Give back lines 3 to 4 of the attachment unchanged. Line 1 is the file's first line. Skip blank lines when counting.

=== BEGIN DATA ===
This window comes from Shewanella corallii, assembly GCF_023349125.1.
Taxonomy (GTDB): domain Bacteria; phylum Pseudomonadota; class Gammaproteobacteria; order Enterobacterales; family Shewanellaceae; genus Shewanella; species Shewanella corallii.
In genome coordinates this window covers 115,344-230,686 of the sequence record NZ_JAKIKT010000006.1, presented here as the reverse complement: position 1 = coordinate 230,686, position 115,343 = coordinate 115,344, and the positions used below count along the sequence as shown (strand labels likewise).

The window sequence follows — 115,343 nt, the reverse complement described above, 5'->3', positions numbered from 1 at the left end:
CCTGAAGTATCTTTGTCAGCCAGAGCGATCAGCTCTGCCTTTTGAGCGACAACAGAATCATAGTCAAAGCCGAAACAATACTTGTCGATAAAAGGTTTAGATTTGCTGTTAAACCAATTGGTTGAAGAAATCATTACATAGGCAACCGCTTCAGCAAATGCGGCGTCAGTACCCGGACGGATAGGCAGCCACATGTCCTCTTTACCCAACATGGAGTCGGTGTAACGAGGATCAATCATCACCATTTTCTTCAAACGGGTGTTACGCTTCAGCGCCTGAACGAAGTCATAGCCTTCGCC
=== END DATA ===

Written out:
In genome coordinates this window covers 115,344-230,686 of the sequence record NZ_JAKIKT010000006.1, presented here as the reverse complement: position 1 = coordinate 230,686, position 115,343 = coordinate 115,344, and the positions used below count along the sequence as shown (strand labels likewise).

The window sequence follows — 115,343 nt, the reverse complement described above, 5'->3', positions numbered from 1 at the left end: